Anthony Pettis Is Due for a Knockout

Fightland Blog

By Dan Shapiro

Photo by Cooper Neill/Zuffa LLC

Coming up through the Roufusport system in Milwaukee, Wisconsin, UFC lightweight champion Anthony Pettis made his name as striker, jumping off cage walls and landing his shots.

One of MMA’s flashiest and most creative kickers, Pettis has always been known for his Taekwondo maneuvers and kickboxing acumen. But it’s been more than two years since “Showtime” has scored a knockout, and there’s no better occasion to amend that trend than Saturday, March 14, at UFC 185, when Pettis attempts his second title defense, this time against Rafael Dos Anjos.

For Pettis, the knockout was seemingly destined to be his calling card, and after a rocky start to his UFC career, he rattled off a pair of impressive KO finishes against Joe Lauzon and Donald Cerrone. Yet since the vicious liver kick he unleashed against Cerrone in January 2013, Pettis has been unable to land a knockout blow.

But it’s not as if he isn’t finishing fights…

Earning the UFC title in August 2013 with a first-round armbar of Benson Henderson, Pettis took 15 months off to recuperate from multiple injuries and surgeries, before submitting Gilbert Melendez in December 2014 with a second round guillotine choke. And while Pettis’ evolution into a ground fighter has led him to four-consecutive finishes, it is only out of necessity that Pettis has relied on his jiu jitsu and grappling.

Dating back to his UFC debut in June 2011, Pettis was touted as the next big thing in the Octagon. Having claimed the WEC title in the promotion’s final event, Pettis took an ill-advised fight with ground-and-pounder Clay Guida rather than wait for his guaranteed title shot during the Frankie Edgar/Gray Maynard re-match era.

Losing to Guida via unanimous decision, Pettis was lambasted for his lack of takedown defense. And suddenly, everyone in the lightweight division claimed to have Pettis’ game all figured out.

Rush in on “Showtime,” get in close, don’t allow him to get off his nasty kicks, and when his back is against the wall, take him down, and keep him there.

With his wrestling credentials questioned, Pettis climbed back up the lightweight rankings, first scoring a split decision over Jeremy Stephens, then taking out Joe Lauzon with a picture-perfect head kick. Then came the knockout of Cerrone, and after a featherweight matchup against Jose Aldo never materialized, combined with T.J. Grant’s concussion issues, Pettis secured a date for the belt against Henderson.

Relying on the blueprint from the Guida fight, Henderson did his best to close the distance during the brief affair. Henderson pushed Pettis up against the cage and kneed away at Pettis’ thighs. But with an improved takedown defense, Pettis thwarted Henderson’s initial rush and unloaded a trio of thunderous kicks to the body.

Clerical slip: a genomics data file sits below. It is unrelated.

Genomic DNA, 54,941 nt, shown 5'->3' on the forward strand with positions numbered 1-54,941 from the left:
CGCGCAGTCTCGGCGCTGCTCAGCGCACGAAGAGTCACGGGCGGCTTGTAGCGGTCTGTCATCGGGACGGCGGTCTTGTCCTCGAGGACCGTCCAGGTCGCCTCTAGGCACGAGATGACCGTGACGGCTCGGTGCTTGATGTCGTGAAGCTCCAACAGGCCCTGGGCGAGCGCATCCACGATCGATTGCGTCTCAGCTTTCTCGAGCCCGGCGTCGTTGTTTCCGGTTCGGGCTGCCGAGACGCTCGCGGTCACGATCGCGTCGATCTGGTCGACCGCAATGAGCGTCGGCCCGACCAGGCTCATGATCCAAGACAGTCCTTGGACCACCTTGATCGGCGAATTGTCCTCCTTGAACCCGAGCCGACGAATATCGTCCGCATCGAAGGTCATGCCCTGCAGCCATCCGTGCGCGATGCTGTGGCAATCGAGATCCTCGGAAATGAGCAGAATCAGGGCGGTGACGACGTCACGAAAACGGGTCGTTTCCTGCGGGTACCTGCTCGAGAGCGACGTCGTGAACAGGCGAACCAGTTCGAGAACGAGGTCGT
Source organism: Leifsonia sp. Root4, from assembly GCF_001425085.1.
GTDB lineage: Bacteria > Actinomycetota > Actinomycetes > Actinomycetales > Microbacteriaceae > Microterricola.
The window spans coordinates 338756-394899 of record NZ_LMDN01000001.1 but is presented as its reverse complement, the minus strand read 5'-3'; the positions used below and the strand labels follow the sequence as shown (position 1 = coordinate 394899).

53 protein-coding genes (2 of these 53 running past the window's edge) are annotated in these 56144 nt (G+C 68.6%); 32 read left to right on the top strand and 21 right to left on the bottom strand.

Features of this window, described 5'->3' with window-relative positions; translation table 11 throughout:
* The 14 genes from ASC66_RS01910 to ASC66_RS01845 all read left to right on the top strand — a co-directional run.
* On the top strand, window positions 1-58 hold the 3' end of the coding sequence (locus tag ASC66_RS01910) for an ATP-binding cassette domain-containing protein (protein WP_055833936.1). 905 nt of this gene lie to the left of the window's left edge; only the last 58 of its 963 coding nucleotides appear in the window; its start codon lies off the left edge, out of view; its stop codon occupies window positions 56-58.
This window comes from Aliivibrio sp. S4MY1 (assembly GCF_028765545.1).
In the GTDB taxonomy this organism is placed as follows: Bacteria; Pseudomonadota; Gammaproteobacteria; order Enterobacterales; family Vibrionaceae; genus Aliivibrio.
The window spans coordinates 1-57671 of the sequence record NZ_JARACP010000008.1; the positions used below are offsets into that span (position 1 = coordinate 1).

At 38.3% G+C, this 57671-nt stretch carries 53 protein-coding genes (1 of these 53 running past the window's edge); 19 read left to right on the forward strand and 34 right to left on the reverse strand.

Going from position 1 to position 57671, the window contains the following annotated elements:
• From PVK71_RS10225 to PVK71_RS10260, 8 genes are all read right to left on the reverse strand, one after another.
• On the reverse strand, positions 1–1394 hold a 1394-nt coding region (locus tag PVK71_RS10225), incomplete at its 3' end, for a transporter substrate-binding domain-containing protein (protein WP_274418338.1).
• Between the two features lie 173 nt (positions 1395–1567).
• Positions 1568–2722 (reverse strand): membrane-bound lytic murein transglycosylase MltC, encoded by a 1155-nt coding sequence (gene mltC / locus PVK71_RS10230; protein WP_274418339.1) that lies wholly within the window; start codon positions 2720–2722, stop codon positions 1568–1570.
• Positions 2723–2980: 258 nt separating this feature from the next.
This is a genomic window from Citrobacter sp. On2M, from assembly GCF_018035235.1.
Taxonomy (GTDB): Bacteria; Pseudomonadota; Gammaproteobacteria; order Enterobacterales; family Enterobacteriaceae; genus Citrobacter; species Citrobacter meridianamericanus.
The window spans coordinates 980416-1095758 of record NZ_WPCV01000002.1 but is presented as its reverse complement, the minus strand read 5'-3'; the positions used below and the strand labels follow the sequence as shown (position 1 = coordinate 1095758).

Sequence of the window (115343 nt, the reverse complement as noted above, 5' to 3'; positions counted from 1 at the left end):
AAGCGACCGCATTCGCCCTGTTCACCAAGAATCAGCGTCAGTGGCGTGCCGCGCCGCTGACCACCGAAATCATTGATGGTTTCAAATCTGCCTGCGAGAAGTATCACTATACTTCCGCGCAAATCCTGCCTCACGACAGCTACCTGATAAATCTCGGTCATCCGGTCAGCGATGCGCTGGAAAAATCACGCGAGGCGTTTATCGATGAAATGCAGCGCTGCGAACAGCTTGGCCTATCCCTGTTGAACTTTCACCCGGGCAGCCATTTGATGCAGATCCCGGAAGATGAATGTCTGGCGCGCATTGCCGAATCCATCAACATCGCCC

Weakened by the body blows, Henderson moved in close again, sending the fight to the ground; however, this time, Pettis let his jiu jitsu do the talking, transitioning into the armbar before Henderson verbally tapped out in the first round.

Next up was Melendez, a scrappy brawler with excellent wrestling credentials.

Convinced that he could succeed where Henderson failed, Melendez went right at Pettis at UFC 181. Moving in close, Melendez backed Pettis against the cage wall and softened the champ’s legs up with some knees to the thigh before landing a takedown. But Pettis demonstrated improved wrestling and an advantage in strength, returning to his feet to land to land a spinning back kick to Melendez’s midsection, along with a head kick.

Still, Melendez lasted through the first frame, and when the bell for the second round sounded, the challenger went right back to work against Pettis. But Pettis was able to use his range to keep distance and land a front kick to chin, before Melendez backed him up against the fence. Again, Melendez intended to implement the Guida strategy and put Pettis on his back, but during the scramble to take the fight to the mat, Melendez exposed his neck, allowing Pettis to sink in the guillotine choke.

So with two straight submissions, where have all of Anthony Pettis’ highlight reel knockouts gone?

Clearly opposition doesn’t intend to trade with Pettis. His striking is too dangerous. But now it’s become apparent that his submission game is equally sophisticated, so will Dos Anjos elect to keep the fight standing come Saturday? And will Pettis’ grappling skills open the door for more of his trademark kickery?

One can only hope. And, regardless if the UFC 185 main event finishes on the ground or on the feet, Pettis is hunting for his fifth straight stoppage, which would put him three behind Anderson Silva’s all-time mark.

Perhaps it’s still a bit too early to start talking about breaking records, but after the decision-heavy years when Edgar and Henderson wore the lightweight strap, the Pettis era has proven to be full of excitement and finishes, so it’s about time he collected his first knockout as champion.


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